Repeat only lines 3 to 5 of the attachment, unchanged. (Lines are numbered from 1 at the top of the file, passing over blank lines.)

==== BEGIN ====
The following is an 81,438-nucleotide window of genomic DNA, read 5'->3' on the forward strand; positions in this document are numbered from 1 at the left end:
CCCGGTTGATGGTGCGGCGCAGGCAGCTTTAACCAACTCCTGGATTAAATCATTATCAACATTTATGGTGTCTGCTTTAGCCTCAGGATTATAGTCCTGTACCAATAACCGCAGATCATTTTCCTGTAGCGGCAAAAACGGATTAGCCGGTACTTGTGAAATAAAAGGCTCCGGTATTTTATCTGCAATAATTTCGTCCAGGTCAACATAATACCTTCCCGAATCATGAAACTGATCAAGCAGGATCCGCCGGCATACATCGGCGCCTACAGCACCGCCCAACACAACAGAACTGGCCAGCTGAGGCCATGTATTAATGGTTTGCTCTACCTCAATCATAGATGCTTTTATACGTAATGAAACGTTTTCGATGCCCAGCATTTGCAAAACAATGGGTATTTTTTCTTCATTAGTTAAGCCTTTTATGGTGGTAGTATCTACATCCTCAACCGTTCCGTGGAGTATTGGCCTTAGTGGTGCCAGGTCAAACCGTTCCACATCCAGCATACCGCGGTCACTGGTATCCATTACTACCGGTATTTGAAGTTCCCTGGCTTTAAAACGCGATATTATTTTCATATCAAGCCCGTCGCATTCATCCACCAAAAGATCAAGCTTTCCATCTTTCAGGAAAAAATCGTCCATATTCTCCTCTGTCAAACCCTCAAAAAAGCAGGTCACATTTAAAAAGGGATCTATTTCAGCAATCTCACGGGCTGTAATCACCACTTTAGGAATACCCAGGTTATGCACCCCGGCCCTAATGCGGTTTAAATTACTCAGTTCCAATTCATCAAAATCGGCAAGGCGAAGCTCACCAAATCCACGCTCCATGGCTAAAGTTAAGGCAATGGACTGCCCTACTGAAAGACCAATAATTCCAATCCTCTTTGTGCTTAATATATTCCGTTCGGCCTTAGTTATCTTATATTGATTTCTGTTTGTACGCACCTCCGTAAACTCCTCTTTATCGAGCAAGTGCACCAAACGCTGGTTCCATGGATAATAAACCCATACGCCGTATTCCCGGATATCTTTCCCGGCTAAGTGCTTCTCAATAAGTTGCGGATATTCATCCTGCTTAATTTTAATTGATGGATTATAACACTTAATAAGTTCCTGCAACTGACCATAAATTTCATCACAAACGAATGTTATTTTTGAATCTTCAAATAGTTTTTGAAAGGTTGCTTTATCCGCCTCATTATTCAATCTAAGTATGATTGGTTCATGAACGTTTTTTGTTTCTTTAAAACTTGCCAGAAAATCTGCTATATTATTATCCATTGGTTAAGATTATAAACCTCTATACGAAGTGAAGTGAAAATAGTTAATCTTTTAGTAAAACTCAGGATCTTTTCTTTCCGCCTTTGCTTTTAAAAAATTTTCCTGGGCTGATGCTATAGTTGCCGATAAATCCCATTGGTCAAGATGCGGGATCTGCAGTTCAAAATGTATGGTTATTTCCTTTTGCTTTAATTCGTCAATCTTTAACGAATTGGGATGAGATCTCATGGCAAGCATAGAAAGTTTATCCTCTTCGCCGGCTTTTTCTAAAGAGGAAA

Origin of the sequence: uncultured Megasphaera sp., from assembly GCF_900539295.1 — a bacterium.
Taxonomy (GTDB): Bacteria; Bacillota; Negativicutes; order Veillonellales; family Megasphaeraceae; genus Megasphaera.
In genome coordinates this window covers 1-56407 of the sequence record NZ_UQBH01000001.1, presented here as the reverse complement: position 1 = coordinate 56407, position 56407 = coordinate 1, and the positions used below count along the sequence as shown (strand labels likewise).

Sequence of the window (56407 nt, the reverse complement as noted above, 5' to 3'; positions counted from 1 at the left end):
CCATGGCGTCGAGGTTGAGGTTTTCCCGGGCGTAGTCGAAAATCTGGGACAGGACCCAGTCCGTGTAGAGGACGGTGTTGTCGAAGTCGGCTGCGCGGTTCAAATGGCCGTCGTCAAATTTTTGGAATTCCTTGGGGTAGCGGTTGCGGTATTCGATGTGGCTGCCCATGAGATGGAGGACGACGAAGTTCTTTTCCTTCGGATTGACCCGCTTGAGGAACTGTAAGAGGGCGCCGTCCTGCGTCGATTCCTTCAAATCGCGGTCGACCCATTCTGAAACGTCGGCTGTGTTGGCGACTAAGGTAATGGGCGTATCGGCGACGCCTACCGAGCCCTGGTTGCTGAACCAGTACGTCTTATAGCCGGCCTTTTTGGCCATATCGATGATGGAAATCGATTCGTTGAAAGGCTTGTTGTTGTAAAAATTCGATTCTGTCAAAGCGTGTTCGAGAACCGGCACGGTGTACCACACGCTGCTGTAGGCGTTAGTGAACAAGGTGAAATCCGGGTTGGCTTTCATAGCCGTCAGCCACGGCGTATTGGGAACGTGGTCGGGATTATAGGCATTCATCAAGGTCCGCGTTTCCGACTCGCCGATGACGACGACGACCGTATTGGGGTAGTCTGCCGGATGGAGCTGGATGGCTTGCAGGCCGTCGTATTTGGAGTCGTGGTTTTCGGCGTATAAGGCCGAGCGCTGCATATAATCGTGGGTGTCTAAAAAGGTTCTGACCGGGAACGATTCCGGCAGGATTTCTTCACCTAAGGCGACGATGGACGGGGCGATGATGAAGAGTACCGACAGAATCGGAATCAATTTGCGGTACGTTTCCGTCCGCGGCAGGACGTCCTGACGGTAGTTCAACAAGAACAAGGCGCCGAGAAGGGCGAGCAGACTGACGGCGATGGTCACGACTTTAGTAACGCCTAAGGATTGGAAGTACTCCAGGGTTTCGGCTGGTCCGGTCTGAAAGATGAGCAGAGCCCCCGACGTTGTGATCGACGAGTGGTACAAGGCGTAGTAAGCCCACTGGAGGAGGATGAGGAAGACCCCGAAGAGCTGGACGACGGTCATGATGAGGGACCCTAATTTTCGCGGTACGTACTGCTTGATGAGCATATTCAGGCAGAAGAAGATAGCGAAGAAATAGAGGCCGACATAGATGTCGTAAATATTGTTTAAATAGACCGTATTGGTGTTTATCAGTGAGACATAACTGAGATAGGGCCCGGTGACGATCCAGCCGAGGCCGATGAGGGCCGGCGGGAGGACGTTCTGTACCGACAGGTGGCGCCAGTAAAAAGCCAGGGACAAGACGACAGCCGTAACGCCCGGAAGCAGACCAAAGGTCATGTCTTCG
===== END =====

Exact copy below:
Origin of the sequence: uncultured Megasphaera sp., from assembly GCF_900539295.1 — a bacterium.
Taxonomy (GTDB): Bacteria; Bacillota; Negativicutes; order Veillonellales; family Megasphaeraceae; genus Megasphaera.
In genome coordinates this window covers 1-56407 of the sequence record NZ_UQBH01000001.1, presented here as the reverse complement: position 1 = coordinate 56407, position 56407 = coordinate 1, and the positions used below count along the sequence as shown (strand labels likewise).